About one year ago, I gave this interview to Imran Ali of Web Worker Daily.
It was interesting to read it over again, and see how our project has evolved since then.
For one thing, the network has expanded quite a lot: we were 8 coworking spaces at the time, we are 37 now!…
Though the demise of Portland, Ore.’s Cubespace coworking community represents a sad development in the nascent history of coworking, the region’s vibrant Silicon Forest will give rise to other coworking options in due course.
In the meantime, there are ongoing successes elsewhere, notably in Italy, with Rome, Milan and Genoa playing host to no less than eight coworking communities.
Last week, I got the chance to speak with Massimo Carraro, one of the leading Italian evangelists for coworking and a phenomenal source of experience and expertise in bootstrapping multiple coworking communities.
Massimo, please introduce yourself to our readers and your role in developing coworking spaces in Italy.
I’m a copywriter and run my own communications agency in Milano, Italy. I first became involved in coworking a year ago, when my partner and I decided to share part of our office space.
That’s how it all began, with a blog called Coworking Milano and some word-of-mouth marketing.
We soon started getting requests from other space owners, who asked us, “How can it be done, this coworking thing?” We realized that there was a lot of interest in the coworking issue, particularly from the media. (We enjoyed a full-page article in national newspaper La Repubblica a few weeks after opening).
About a year later, we launched Coworking Project by Cowo®, a ”coworking starting kit” and network for anyone interested in sharing their own space. It’s a low-cost proposal, aimed at network-building rather than profit: affiliation costs just €100 ($140) for the first year.
We have kept things very simple, addressing our proposal to people who own a small office, putting them in a position to gain moderate revenues from renting out a desk or two, while trying at the same time to convey a notion of community.
By doing so, we believe we give a service to nomadic workers, helping to make Italy a coworking-friendly country.
Our network is growing very rapidly.
What do you think have been the driving forces for the adoption of coworking in Italy?
Loosely defined, “coworking” is already an Italian habit. Many people have told me, “Yeah, I’ve done that with my brother, to help him with his startup.”
Besides this, I firmly believe that sharing a workspace with a collaborative attitude is simply an excellent idea, and Italians are catching on.
What’s the general breakdown of residents in your space — permanent residents, drop-ins, part timers?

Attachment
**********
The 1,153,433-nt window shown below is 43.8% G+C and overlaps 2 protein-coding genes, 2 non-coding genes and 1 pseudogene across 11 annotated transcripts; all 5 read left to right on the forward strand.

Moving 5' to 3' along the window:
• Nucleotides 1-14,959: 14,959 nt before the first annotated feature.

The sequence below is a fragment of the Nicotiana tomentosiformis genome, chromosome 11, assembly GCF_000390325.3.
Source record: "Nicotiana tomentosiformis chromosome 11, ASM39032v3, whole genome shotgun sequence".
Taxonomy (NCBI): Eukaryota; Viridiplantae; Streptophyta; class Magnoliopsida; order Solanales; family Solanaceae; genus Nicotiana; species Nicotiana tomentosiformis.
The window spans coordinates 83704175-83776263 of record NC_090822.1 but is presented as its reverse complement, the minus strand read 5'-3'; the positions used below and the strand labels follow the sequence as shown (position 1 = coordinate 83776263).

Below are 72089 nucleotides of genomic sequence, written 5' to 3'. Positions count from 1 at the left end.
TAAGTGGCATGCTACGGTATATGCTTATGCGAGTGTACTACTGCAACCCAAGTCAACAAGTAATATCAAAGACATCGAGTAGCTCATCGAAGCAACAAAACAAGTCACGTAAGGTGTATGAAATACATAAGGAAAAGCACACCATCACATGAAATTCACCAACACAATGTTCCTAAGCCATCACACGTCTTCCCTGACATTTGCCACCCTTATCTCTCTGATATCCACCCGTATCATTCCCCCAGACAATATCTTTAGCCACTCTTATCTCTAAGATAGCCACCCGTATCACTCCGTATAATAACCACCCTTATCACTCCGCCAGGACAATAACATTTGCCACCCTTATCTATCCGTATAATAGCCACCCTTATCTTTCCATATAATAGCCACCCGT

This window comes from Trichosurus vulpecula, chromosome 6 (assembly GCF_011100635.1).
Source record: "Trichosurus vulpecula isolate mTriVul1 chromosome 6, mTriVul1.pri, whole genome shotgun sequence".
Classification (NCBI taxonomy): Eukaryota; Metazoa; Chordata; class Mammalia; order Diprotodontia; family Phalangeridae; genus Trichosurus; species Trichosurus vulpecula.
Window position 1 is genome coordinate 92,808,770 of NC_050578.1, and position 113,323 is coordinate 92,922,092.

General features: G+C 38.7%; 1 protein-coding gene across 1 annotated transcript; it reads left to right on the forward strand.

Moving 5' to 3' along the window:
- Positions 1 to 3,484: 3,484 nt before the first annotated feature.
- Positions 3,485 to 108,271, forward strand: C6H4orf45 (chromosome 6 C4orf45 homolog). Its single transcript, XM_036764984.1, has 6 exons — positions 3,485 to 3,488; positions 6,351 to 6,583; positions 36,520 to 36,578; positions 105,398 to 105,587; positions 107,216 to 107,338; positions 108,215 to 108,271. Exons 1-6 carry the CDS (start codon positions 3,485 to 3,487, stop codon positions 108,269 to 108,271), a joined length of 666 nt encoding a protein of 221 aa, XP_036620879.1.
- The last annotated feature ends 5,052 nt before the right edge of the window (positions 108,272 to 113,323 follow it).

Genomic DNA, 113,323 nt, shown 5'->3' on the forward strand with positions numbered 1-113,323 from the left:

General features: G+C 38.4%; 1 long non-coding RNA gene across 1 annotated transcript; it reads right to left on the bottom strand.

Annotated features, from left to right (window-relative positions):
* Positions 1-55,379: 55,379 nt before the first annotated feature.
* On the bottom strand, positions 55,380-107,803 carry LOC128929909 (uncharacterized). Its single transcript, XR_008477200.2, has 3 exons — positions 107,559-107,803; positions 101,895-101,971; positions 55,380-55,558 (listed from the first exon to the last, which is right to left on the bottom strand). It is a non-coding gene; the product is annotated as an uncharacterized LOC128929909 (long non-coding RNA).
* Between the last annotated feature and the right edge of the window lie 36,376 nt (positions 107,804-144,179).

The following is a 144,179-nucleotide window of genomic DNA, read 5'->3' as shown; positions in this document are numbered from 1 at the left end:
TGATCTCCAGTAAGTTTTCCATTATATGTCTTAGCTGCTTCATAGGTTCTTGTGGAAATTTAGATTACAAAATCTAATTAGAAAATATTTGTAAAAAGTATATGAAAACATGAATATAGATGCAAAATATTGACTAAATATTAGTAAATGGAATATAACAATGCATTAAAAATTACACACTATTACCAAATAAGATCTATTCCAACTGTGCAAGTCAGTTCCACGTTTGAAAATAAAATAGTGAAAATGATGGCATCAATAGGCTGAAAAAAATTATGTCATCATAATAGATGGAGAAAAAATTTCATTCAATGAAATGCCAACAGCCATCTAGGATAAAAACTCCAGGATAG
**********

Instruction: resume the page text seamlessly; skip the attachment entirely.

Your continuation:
Most of the people coworking with us are permanent residents, with some part-timers. We also have occasional drop-ins from out of town, but not very often.
What kind of work are they involved in? Do you see much collaboration between residents?
We were expecting mostly developers, but in the end we see there are many different professional profiles involved in coworking.
Currently,we host an engineer who owns a boat design company, an audio producer, a freelance journalist and a PR professional. Previously, we’ve hosted developers, TV writers and consultants.
As far as collaboration between coworkers go, I haven’t seen many joint projects starting up, but residents do exchange views and opinions. I’ve often provided a marketing perspective on our coworkers’ activities.
What have been the greatest challenges and surprises in bootstrapping and operating Italian coworking communities?
Our greatest surprise has been the excellent response through word of mouth marketing alone, followed by incredible media exposure.
Our greatest challenge — yet to be achieved — is to involve institutional partners such as city administrations, or tech companies, to give our project a stronger, long-term vision, like the Amsterdam Smart Work Center.
It’s very clear that coworking may operate in society as a sustainable catalyst of new entrepreneurial talents, both in terms of costs and flexibility.
My view is that there many advantages for a wide range of people — students, startups, young entrepreneurs, freelancers — in having an active and prosperous set of coworking spaces; indeed, it should be a public concern to provide coworking.
We have tried to involve Telecom Italia, Cisco and Italian mayors in our future plans, with varying degrees of success.
If done properly, coworking can be almost costless, in the sense that it can be activated in existing spaces, something that should be very appealing in a troubled economy.
Also, the enormous potential of having a network of qualified places when traveling for work can’t be underestimated.
Another challenge is that it’s impossible to avoid thinking of sustainable profits.
Though we’re not profit-seeking for its own sake, with the rate at which we’re adding spaces — almost one per week — I foresee a time when managing this will be a full-time role.
To raise revenue, we’re focusing on selling web services to coworking spaces and taking a percentage on transactions at affiliated spaces.
We’re also considering how nomadic workers and travel services might yield some revenues.
What are the key pieces of advice you’d give to people thinking about coworking and those thinking about establishing a coworking space?
To coworkers: Share your experience, don’t just sit there doing your thing. Coworking is about people, so take advantage of it.
To space owners: Try to share, not just rent a desk. The coworking option for a small business is an interesting one because it breaks the solitude of both coworkers and space owners, so it’s a creative solution.
Don’t just think about the money, try to keep a balance between revenue and personal reward, in terms of human exchange.